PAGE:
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Revised Homeowners' Aid Plan Finds New Potential Backers

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By Renae Merle
Washington Post Staff Writer
Tuesday, May 26, 2009

The Obama administration is attempting to revive a stalled government foreclosure prevention program that could restore equity to hundreds of thousands of borrowers whose home values have plummeted.

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After eight months, the program, known as Hope for Homeowners, has helped just one borrower secure a more affordable loan. President Obama signed legislation last week simplifying and lowering the cost of the program for lenders and borrowers. Lenders that participate also are eligible for incentive payments from government bailout funds.

Most striking is that Hope for Homeowners has attracted unexpected backers: Investors who had refused to consider the program's requirement that they forgive some of a borrower's mortgage balance if the home is worth less than is owed, known as being underwater, are now trumpeting that provision.

"Institutional investors that own securities backed by mortgages are extremely keen to write down principal in exchange for the borrower refinancing into a Hope for Homeowners loan," said Tom Deutsch, deputy executive director of the industry group American Securitization Forum.

The growing weakness in the housing market -- more people are falling into foreclosure as they lose their jobs, and home values continue to tumble -- has pushed some investors to accept more losses. About one in five homeowners is underwater, and that proportion is expected to grow as home values continue to fall.

Negative equity is the best predictor of foreclosure, said Alan M. White, an assistant professor at Valparaiso University School of Law, who has followed foreclosure prevention efforts. "It's because people who can't afford it won't struggle to save a house that's underwater. Negative equity de-motivates people."

It is better to cut ties with the homeowner now, even if it means taking a loss on the investment, than risk the homeowner becoming delinquent later, financial industry insiders are now arguing.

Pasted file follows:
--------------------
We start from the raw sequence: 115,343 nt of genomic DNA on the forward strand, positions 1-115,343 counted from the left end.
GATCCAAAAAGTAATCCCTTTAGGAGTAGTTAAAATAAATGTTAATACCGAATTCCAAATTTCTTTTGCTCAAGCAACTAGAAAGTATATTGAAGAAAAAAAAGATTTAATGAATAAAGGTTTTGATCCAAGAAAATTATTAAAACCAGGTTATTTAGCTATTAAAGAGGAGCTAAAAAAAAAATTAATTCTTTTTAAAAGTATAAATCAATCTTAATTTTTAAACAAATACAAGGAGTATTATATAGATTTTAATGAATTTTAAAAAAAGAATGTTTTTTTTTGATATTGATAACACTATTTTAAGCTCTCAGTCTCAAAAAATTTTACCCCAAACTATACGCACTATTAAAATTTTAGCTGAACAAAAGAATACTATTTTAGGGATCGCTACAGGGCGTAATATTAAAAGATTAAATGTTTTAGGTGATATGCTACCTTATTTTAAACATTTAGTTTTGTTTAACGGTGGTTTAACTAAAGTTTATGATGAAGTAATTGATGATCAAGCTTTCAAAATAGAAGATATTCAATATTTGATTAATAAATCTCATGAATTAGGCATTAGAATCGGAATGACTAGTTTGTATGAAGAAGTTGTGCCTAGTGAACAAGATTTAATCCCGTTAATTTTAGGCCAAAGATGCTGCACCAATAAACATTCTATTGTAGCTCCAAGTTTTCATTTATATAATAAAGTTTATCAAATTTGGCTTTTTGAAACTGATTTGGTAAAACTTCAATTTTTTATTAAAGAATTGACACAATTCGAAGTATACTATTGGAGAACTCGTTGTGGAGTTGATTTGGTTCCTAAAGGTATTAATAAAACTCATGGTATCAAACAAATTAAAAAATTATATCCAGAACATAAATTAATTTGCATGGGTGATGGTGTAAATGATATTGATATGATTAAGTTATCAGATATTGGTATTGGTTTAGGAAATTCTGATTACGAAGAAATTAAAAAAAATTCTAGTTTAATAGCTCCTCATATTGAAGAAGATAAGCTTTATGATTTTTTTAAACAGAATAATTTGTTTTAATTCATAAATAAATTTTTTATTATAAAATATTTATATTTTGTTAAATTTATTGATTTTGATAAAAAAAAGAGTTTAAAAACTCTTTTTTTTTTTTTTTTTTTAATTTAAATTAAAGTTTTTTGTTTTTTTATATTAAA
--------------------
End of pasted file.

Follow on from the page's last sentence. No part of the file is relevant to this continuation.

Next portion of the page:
Still, it is unclear how widely the program will be used, and much will depend on how the revised program is implemented, industry officials said. Hope for Homeowners had been hobbled by restrictions that made it unattractive to lenders and borrowers. When the program was announced in October, it was projected to help 400,000 homeowners.

Fisher Financial, an Arizona-based mortgage bank, closed the sole Hope for Homeowners loan currently backed by the government. The homeowner received a new loan worth $130,000, nearly half of the original $237,000 debt. But investor groups and large banks have not been willing to buy other refinanced loans the company has attempted to get through the process, and Fisher stopped taking applications in March, said Chad Fisher, the company's president. Fisher Financial financed the first deal itself to test how the program worked, he said.

"We're hopeful that with the changes, the program will evolve into what it's supposed to be," Fisher said. "But we're not physically taking the applications because there is a lot of time involved, and we need to know this is a viable option."

The Department of Housing and Urban Development, which runs the program, said it will be relaunched soon with new rules. "The current Hope for Homeowners is a very small, flawed program," said Melanie Roussell, a HUD spokeswoman.

The program has already developed new fans.


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